PG Trey Burke: The assumption is that he’ll be Wall’s primary backup, and given his three years NBA experience, that seems to be the short-term plan. But Burke will be pushed. He averages 12.1 points which is good for a backup, but that’s hardly the only thing that matters. 1.) Ball pressure to set up the defense. Brooks is putting a lot of responsibility on all of his backcourt players to be more engaged. Burke didn't do that consistently in the preseason. Allowing the other team to walk the ball up and get into their offensive sets is a sure way to spend more time on the bench under Brooks. 2.) Running half-court offense more efficiently. In the preseason, Burke was indecisive with the ball and the Wizards were disjointed when the pace slowed. They couldn’t get into their offense and took low-percentage shots late in the shot clock.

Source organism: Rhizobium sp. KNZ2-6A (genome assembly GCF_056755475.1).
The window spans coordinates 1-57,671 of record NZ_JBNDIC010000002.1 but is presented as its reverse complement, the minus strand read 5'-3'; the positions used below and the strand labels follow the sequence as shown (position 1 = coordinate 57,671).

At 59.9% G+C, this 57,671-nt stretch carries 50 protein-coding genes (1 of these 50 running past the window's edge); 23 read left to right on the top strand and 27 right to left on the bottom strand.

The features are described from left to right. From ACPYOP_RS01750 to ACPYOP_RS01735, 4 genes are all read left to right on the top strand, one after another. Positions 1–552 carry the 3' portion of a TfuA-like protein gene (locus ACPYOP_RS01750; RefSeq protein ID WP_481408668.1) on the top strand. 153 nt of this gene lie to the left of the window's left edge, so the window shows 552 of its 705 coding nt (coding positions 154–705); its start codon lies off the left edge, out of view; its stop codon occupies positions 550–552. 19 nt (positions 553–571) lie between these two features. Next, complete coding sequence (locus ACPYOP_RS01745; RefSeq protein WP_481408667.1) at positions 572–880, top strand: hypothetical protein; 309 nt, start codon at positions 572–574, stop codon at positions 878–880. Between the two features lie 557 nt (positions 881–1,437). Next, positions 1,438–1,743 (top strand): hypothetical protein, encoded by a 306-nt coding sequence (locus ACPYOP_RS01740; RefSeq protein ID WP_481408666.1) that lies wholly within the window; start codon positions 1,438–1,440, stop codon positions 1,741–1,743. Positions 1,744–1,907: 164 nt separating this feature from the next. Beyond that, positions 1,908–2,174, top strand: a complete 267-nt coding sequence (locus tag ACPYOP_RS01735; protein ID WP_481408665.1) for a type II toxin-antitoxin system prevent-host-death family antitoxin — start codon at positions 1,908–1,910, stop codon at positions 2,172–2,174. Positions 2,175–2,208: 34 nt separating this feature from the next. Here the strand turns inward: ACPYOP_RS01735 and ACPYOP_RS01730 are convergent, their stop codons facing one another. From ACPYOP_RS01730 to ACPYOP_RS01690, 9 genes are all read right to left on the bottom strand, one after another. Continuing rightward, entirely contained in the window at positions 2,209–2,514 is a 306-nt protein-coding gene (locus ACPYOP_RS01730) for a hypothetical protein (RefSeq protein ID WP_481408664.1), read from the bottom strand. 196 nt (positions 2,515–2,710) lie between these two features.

PG Tomas Satoransky: With four years under his belt as a pro in Europe, he’s not a typical rookie. At 6-7, he’s significantly bigger than Burke and has more of the edge that Brooks likes to see on defense. He has the chance to overtake Burke as the primary backup for Wall or give Brooks the option of a three-guard lineup. 1.) Develop a jumper. The Wizards realize he needs time but the easiest thing to improve is a stroke. If he puts in the work, it’ll come. Defenders will go under on pick-and-rolls when Satoransky has the ball and play the passing lanes. He can pick a team a part with his vision. 2.) Use length to slow down the ball. The downside of no Wall last season was Ramon Sessions was the fill-in, and he was a defensive liability. Satoransky has better size and there shouldn't be a major drop off whenever he comes in, especially against second-tier players for the opposing team.